Nielsen et al. report significantly increased rates of myeloproliferative and other hematologic cancers were later reported for the individuals found to carry the variant: of 15 individuals without diagnosis of hematologic cancer at the time of blood sample, 4 developed some sort of hematologic cancer in the 18 years that followed, 2 of which were myeloproliferative disorders. (Note that these are all retrospective analyses of records; patients were not specifically monitored for this disease, and so others may have gone undiagnosed.) According to Figure 1, individuals still living after 5-10 years had around a 50% chance of some type hematologic cancer (note that these are extremely small numbers, however, and so a lot of uncertainty exists). Also note that polycythemia vera, essential thrombocytosis, and primary myelofibrosis are described “myeloproliferative cancer” in this study — these myeloproliferative diseases cause excess amounts of blood cells but are not typically called “cancer”.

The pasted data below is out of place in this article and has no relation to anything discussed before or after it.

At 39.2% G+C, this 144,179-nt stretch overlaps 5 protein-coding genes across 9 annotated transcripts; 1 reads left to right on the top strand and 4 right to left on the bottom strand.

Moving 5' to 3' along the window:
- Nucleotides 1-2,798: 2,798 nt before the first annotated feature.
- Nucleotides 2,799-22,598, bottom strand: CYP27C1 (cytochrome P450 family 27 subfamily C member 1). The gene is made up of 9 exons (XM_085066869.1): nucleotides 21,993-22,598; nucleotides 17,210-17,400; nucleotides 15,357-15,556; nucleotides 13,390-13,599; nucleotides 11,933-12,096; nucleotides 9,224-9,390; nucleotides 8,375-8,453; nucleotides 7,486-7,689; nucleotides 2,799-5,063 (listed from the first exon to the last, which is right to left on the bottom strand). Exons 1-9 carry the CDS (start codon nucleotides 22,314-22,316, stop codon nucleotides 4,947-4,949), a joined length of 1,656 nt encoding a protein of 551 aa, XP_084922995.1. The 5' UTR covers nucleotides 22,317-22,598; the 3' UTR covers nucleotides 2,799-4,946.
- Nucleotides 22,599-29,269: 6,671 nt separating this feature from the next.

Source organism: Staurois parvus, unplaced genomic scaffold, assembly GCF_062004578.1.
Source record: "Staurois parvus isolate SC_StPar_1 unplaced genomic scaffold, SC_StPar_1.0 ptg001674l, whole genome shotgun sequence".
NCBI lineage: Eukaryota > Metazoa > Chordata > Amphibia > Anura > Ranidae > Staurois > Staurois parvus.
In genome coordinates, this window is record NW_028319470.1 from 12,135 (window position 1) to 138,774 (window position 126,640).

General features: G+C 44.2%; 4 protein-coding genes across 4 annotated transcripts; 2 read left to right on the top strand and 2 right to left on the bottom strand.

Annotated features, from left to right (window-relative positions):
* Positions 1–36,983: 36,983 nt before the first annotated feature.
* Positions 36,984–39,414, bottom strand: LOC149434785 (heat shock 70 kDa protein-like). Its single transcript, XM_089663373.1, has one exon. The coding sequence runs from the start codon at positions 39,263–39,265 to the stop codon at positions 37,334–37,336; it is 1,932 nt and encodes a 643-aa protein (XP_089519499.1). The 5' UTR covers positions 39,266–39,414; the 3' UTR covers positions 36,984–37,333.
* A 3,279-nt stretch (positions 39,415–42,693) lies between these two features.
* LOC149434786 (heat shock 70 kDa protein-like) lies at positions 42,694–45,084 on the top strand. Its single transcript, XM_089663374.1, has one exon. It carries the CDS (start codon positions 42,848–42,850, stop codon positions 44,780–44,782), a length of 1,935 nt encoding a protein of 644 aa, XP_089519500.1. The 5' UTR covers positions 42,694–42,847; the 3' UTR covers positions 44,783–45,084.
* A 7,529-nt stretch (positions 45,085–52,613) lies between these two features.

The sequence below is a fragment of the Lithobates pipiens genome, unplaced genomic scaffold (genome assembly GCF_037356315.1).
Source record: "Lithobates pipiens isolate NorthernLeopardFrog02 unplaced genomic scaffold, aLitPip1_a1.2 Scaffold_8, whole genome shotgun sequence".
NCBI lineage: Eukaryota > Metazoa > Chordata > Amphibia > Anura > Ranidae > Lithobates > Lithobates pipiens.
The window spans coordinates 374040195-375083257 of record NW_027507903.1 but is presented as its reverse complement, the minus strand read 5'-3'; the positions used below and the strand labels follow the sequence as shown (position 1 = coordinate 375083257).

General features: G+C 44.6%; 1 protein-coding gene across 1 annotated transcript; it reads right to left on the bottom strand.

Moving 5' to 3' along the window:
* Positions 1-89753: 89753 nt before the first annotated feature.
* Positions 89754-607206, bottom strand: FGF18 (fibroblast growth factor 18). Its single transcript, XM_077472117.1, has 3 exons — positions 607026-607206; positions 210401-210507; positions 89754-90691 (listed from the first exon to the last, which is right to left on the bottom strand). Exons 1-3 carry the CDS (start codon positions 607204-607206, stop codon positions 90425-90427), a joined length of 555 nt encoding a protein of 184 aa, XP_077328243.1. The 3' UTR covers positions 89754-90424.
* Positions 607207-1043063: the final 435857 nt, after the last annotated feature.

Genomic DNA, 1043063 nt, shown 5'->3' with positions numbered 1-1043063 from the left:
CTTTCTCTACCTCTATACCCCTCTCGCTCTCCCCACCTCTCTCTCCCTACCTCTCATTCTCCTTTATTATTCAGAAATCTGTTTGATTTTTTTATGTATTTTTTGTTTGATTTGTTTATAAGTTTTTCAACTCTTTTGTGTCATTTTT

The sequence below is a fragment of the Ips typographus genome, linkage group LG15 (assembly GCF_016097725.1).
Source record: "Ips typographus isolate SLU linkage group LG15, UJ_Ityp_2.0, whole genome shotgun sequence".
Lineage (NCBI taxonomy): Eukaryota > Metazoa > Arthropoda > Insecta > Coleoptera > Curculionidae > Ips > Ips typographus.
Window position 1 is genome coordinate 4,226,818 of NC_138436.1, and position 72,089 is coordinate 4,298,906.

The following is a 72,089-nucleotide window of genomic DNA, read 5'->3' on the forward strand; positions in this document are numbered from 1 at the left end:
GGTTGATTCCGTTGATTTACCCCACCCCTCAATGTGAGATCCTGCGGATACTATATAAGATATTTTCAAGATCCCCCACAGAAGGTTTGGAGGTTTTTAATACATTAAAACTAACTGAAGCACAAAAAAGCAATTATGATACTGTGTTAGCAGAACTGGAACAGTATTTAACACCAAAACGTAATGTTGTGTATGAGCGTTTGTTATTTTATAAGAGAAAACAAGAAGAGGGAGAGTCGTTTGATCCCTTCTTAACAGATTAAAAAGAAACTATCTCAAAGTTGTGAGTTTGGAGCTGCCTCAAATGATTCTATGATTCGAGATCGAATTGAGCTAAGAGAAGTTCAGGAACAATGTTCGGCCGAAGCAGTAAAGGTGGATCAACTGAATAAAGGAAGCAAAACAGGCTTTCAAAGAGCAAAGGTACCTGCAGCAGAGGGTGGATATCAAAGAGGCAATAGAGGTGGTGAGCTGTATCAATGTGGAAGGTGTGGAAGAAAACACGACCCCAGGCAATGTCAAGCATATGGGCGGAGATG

Allele frequency

  • T @ chr9:5073770: 0.0% (3/10756) in EVS
  • Frequency shown in summary reports: 0.0% (3/10756)


Baxter EJ, Scott LM, Campbell PJ, East C, Fourouclas N, Swanton S, Vassiliou GS, Bench AJ, Boyd EM, Curtin N, Scott MA, Erber WN, Green AR; Cancer Genome Project. Acquired mutation of the tyrosine kinase JAK2 in human myeloproliferative disorders. Lancet. 2005 Mar 19-25;365(9464):1054-61. Erratum in: Lancet. 2005 Jul 9-15;366(9480):122. PubMed PMID: 15781101.

This variant was found in a large number of cases of myeloproliferative disorders: 71 of 73 patients with polycythaemia vera (97%), 29 of 51 with essential thombocythaemia (57%), and 8 of 16 with idiopathic myelofibrosis (50%). The mutation was detected in granulocytes, which are descended from a myeloid precursor. In 30 cases T-cells (instead descending from a lymphoid precursor) were tested and found not to carry the mutation, indicating this variant is always, or almost always, an acquired mutation and not inherited.